Activists Steamed Over Privatized Water

President Festus Mogae, left, of Botswana delivers a speech during the World Water Forum in a meeting on developing national water policies to alleviate poverty in Africa in Kyoto, western Japan, Monday, March 17, 2003. Others listening to him are Albert Wright, center, chairman of the Africa Water Task Force and Dutch Crown Prince Willem Alexander, right.
Protesting corporate investment in public water utilities around the world, environmental groups said Tuesday they would oppose any statement from an international water conference that supports full or partial privatization of government-owned water services.

"There's no way we're coming out with a joint statement unless it recognizes there's no joint position," said Maude Barlow, author of the book "Blue Gold" and head of the activist group Council of Canadians.

The World Water Council, which is organizing the World Water Forum, has been strongly criticized by some policy makers and activists for promoting the idea of letting corporations operate municipal and regional water systems.

Activists here view the joint public-private ventures as a flawed solution for getting water to the poor people who need it the most.

The council has included activist groups in the triennial forum, after those groups picketed and protested the previous conference in The Hague in 2000.

But environmental and anti-privatization activists say their inclusion has done little to halt the momentum toward greater corporate participation in the water sector.

The eight-day water forum, which began Sunday in three western Japanese cities, aims to tackle a global water shortage by halving the number of people without access to water by 2015. Some 1.2 billion people lack clean drinking water and 2 billion are without sanitation, according to the United Nations.

News of a possible war in Iraq threatened to disrupt the conference. Five Iraqi delegates left for home Tuesday, after an internationally televised address by U.S. President George W. Bush in which he demanded that Iraqi leader Saddam Hussein surrender power within 48 hours or face a U.S.-led attack.

In Tokyo, Japan's Transport Minister Chikage Ogi said she might cancel her planned appearance at the water conference if war breaks out. Ogi is scheduled to chair the first day of the two-day ministerial meeting ending Saturday, when ministers from 165 nations are to issue a joint agreement on policy.

Conference organizers said they had no plans to call off the meetings.

"What's being discussed here is more important than what's going on in other parts of the world," said William Cosgrove of the World Water Council.

In Osaka, privatizing water was at the heart of a contentious dispute over whether companies such as Suez and Vivendi of France and German energy conglomerate RWE-Thames can help countries run their water utilities more efficiently.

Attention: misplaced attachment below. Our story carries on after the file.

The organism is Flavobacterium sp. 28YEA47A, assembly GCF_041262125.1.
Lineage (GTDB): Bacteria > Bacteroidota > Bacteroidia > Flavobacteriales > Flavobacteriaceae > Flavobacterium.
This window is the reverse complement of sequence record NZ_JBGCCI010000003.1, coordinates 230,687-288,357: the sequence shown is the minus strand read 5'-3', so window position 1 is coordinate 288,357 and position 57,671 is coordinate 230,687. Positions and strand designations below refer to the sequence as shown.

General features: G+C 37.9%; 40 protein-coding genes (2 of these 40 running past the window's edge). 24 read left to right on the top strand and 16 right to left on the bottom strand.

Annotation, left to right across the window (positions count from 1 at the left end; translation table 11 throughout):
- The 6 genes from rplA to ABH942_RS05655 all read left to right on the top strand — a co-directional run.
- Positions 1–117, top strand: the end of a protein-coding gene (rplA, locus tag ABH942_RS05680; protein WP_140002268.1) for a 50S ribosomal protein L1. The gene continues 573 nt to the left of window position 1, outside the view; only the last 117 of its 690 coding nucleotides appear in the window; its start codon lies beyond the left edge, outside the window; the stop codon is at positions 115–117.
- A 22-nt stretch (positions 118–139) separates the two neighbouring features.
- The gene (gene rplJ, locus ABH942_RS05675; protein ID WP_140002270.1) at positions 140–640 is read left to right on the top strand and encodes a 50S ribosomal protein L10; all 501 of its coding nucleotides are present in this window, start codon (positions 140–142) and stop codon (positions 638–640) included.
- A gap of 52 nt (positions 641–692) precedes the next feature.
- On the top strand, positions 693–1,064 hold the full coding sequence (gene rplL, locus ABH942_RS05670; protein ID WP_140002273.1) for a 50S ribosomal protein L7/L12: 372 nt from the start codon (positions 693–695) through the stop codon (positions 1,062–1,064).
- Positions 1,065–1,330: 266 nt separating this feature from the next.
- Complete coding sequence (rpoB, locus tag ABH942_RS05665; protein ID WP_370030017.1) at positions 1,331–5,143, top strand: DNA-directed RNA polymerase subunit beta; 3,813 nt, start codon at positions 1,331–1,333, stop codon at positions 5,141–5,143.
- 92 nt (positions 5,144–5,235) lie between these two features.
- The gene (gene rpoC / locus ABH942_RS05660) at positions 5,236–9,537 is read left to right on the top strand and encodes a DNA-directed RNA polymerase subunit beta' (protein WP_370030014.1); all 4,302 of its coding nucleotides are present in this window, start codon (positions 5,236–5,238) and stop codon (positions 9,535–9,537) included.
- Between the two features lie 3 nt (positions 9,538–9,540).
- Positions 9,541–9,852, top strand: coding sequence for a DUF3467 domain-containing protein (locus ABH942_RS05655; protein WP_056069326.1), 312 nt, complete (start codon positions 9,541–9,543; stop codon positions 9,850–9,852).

Once held up by water policy-makers as a solution, privatization has become something of a dirty word after a few major failures.

Paul Reiter, executive director of a think tank International Water Association, likened the dispute to a "religious debate" that has been long on ideology but short on counterproposals to improve existing systems.

The two sides remain far apart on the topic.

U.N. agencies, the World Water Council, and other international financial donors stress the need for big spending — around US$180 billion a year — and point to the benefits of public-private cooperation.

In many cities of the developing world, more than half of the water is lost because of leaky pipes or pumps that governments can't afford to repair. Financial markets can make up for the shortfall in public coffers, those organizations say.

But environmentalists and non-governmental organizations contend that water is a basic human right that should be available to all, and say that water should not be part of global trade talks.

They point to the withdrawal of multinational water companies such as Suez of France from Atlanta, Georgia, in January and Bechtel of the United States from Cochabama, Bolivia, in 2000, when Bechtel's doubling of water rates led to a revolt that left seven people dead.

Barlow said utilities charging for services should reinvest profits in cleaning up polluted lakes, expanding water to the poor and building up infrastructure — not paying investors dividends.

Caught in the middle, water companies maintain they are only meeting a demand for their services and that rates are set by regulators or in contracts.

"There is no ideal model," said Richard Aylard of Thames Water, a unit of RWE-Thames.

The reality is that privatization is a bit of a misnomer.

According to the World Bank, 95 percent of countries retain ownership of the water utility. In recent years, many have increasingly turned to companies to handle services, such as collecting bills and managing water distribution, or financing the upgrades to pumps and mains, fixing sewers and building new pipelines.

Eric Gutierrez, a policy strategist with the London-based NGO Water Aid, said discussions overlooked the low-tech, low-cost solutions and better hygiene and sanitation education that have made a difference in African countries, India and other parts of the Third World.